“There is no question in my mind that we need to a national strategy to support perinatal mental health for new families, much like we need a worldwide strategy to combat negative repercussions from the pandemic and the public health measures put in place to control the pandemic. But together, I have complete confidence we can do it. It’s disappointing that the House of Commons didn’t take up the call to develop and implement a national strategy for perinatal mental health. But I belong to a group called the Canadian Perinatal Mental Health Collaborative and we are not going to let this set back stop us. We, and our formidable founders, Jaime Charlebois and Patricia Tomasi, are determined to continue to advocate for and promote the health of new families in Canada.”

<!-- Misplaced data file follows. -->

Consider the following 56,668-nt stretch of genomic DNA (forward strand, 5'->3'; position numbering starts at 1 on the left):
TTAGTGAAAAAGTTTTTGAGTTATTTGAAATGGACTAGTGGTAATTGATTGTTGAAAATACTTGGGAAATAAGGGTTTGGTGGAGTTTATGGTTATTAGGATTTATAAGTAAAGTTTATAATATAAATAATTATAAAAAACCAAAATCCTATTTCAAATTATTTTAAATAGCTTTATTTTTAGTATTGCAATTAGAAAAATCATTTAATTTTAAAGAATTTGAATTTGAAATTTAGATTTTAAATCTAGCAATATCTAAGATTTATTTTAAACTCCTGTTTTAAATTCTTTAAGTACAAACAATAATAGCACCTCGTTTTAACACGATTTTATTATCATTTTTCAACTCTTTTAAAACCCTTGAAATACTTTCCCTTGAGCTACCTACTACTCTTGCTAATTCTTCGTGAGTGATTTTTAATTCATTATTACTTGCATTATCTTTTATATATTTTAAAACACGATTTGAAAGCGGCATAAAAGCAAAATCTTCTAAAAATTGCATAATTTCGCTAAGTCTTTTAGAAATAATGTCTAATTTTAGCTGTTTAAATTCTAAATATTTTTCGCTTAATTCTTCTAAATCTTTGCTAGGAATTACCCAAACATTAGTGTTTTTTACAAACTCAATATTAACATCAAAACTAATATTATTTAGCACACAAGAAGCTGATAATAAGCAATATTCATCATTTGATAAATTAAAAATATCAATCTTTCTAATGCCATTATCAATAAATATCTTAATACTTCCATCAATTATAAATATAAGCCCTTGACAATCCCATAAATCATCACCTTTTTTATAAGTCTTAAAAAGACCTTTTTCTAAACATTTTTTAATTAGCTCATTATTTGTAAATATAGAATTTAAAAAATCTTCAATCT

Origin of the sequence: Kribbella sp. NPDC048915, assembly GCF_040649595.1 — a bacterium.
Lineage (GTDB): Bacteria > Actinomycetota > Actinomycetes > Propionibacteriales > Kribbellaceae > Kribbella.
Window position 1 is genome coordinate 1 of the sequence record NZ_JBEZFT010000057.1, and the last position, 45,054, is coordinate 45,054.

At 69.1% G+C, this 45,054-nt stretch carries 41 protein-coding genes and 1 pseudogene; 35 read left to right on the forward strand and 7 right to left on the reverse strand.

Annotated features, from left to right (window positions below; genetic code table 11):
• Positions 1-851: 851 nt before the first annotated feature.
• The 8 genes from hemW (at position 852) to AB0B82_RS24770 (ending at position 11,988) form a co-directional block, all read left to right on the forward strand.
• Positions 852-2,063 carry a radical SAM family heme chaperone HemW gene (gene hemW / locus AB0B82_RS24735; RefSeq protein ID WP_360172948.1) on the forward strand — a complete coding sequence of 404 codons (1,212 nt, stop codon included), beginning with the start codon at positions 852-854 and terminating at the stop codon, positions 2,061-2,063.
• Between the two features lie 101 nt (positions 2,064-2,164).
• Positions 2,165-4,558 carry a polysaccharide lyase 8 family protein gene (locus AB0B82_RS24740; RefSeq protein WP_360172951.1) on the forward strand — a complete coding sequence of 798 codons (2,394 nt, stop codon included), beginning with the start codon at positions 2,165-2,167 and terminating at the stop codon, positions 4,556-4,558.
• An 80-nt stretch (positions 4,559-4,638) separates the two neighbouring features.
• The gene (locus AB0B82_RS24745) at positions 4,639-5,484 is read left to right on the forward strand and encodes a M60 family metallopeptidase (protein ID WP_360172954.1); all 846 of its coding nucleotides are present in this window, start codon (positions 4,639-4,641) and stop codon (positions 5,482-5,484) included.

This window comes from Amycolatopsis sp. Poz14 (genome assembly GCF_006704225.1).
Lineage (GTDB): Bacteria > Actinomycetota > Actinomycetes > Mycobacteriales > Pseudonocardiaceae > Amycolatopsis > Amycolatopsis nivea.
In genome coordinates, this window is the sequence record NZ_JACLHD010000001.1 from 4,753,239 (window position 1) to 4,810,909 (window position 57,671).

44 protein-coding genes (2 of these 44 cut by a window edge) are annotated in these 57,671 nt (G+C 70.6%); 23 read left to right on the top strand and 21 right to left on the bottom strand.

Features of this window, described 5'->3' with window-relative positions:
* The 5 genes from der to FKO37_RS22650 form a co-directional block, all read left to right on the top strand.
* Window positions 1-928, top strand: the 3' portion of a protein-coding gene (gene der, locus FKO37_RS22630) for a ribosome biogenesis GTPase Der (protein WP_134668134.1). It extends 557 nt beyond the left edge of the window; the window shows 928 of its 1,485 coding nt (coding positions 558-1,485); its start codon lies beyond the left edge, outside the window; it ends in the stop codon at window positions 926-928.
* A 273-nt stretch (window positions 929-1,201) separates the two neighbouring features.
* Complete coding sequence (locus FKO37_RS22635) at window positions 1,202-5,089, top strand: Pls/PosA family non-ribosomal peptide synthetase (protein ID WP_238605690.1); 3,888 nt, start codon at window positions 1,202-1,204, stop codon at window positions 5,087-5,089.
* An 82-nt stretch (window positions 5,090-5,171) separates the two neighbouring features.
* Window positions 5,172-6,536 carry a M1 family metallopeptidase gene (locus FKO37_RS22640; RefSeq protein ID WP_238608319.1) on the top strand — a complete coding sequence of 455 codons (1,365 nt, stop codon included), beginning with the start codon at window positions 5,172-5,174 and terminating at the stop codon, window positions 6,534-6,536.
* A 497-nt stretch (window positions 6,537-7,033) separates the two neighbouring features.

Thanks goes out to U of C psychology associate professor Lianne Tomfohr-Madsen and CPMHC National Committee member for continuing to spread our message
“The new study underlines the need for Canada to adopt a national strategy for perinatal mental health to support women in the period before and after they give birth, Tomfohr-Madsen said. Much like existing strategies in Great Britain or Australia, she says it would introduce universal mental health screening for pregnant women and more timely access to treatment.”
“The time is now for the development of a national perinatal and family mental health strategy.”
Family mental health crisis: Parental depression, anxiety during COVID-19 will affect kids too
For most parents, to say the the COVID-19 pandemic has been stressful would be a dramatic understatement. The combination of financial pressure, loss of child care and health concerns is exceedingly challenging for families. Mental health problems are expected to rise dramatically as a secondary effect of COVID-19 and the measures that have been put in place to contain it.